Let us inquire into a curiosity. Discus throwers don't decline at the same rate that other athletes do. Their rivalries outlast generations of mayfly sprinters and dog's-age javelinists. The only track and field athlete who has won a gold medal in a still-existing event in four successive Olympics is a discus thrower, Al Oerter, who ruled from 1956, in Melbourne, through 1968, in Mexico City. He took an eight-year break, starting in 1969, then returned to competition better than ever.
It is part of the Oerter mystique that he was never favored to win an Olympics. Especially not his first, in 1956, when he was a 20-year-old sophomore at Kansas and faced world-record holder Fortune Gordien, also of the U.S. Yet Oerter won, and the old master took it hard. Gordien went home and raised up a son, Marcus. Trained him to be better than his father. Twenty-two years later, at the Pepsi Invitational at UCLA, he sent Marcus, then 23, out to throw against Al Oerter, then 43.
Oerter beat him.
Nor is Oerter's longevity all that unusual. Unless somebody proves otherwise at the U.S. Olympic Track and Field Trials this week in Indianapolis, the two best American discus men right now are John Powell, who turned 41 on June 25, and Mac Wilkins, 37. Wilkins won at the 1976 Olympics and was second in 1984. He also won the national championship in June. Powell, who finished second to Wilkins this year, had won the previous five nationals and was second in the 1987 World Championships in Rome. The American-record holder is Ben Plucknett, a 6'7�", 300-pound stripling of 34.
"In a sense, the longevity [of Wilkins and Powell] is quite by accident," says Stanford coach Brooks Johnson, who has known both men for more than a decade. "They've tried to retire, but no one has really displaced them, so they've come right back. That has been possible because developing good discus technique is a matter of X number of productive repetitions. X is a very high number. These guys were and are willing to live the event. They're showing that age and aging are not the same thing."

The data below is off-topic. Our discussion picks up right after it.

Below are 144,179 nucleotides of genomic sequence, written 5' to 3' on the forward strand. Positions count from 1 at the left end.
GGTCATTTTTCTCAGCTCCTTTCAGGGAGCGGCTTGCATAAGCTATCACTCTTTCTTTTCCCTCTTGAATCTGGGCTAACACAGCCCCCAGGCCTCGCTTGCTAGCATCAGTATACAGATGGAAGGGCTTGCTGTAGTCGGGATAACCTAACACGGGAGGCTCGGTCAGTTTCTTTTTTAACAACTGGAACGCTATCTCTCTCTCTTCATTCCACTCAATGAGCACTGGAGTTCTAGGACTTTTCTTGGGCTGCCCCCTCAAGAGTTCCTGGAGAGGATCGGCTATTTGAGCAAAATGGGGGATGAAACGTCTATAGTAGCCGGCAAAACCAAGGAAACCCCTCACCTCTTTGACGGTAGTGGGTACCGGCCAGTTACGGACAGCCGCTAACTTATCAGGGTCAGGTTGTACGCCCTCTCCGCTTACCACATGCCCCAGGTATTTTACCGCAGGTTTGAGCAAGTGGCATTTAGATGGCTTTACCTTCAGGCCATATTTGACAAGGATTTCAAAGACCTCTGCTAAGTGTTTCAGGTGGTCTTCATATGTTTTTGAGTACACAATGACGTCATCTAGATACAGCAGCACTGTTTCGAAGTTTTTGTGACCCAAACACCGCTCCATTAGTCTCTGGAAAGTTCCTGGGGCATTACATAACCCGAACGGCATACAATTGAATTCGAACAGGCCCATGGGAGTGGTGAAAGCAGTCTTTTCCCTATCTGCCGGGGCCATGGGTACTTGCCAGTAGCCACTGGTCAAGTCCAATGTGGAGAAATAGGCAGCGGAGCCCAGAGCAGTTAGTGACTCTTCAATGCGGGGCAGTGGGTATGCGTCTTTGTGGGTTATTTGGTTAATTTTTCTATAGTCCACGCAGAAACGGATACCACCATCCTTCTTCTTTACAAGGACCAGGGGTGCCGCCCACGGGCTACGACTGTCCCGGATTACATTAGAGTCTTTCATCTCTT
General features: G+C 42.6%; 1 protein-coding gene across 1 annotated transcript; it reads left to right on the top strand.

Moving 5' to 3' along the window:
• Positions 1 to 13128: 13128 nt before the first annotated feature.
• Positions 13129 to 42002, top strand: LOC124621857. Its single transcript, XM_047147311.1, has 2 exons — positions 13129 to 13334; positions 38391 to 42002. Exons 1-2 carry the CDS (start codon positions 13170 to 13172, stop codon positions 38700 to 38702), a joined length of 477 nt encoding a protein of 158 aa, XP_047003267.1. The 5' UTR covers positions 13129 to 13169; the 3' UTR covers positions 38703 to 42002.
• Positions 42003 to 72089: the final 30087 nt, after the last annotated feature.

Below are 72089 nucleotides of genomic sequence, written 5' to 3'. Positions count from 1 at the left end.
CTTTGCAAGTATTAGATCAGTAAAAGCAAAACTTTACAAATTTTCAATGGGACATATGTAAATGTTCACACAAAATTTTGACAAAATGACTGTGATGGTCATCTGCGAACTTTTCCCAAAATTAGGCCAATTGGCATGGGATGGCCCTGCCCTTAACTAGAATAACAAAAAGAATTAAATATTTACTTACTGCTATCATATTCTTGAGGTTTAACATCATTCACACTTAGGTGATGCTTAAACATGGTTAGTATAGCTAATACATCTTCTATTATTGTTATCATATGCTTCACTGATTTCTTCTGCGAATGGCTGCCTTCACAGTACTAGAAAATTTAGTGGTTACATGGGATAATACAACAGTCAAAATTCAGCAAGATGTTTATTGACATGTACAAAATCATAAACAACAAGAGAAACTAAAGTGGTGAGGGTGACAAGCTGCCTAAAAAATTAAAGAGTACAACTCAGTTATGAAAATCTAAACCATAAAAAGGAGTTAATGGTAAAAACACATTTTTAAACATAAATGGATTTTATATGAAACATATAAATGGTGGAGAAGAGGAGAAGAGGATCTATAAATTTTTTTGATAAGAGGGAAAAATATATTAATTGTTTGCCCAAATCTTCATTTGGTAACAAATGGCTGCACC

All three are, fittingly, inhabitants of the peninsula south of San Francisco, that sorcerer's region of sequoias and elegantly joined semiconductors. Here the land's famous instability seems to jolt the collective unconscious in unexpected ways.
"There is a time warp to the discus," says Plucknett, in his log cabin in the hills above Woodside. He is a mountain man, bearded and standing half a head taller than his doorways. He has animal hides draped over the rafters, and elk, rattlesnake and alligator meat in the freezer. "I might have been born in ancient Greece and am only now working out what I began then. The discus is graceful ballet, magical and absorbing, and so hard for me to put down."
Plucknett has unfinished business in his current incarnation. He was boycotted out of the Moscow Olympics in 1980 and tore four muscle groups in his left leg before the 1984 Games. "I weighed 324 then," he says. "My form has so much radius and torque that after a certain level of strength, the technique just tears the body apart."
So there seems nothing in the act of discus throwing itself that preserves its devotees. It's less a question of biophysics than of character.
Plucknett, squeezed into his tiny Honda Civic or perched on a chair with his cats in his cabin, emits a jaunty serenity. He is from Beatrice, Neb., and was an individualist from the start.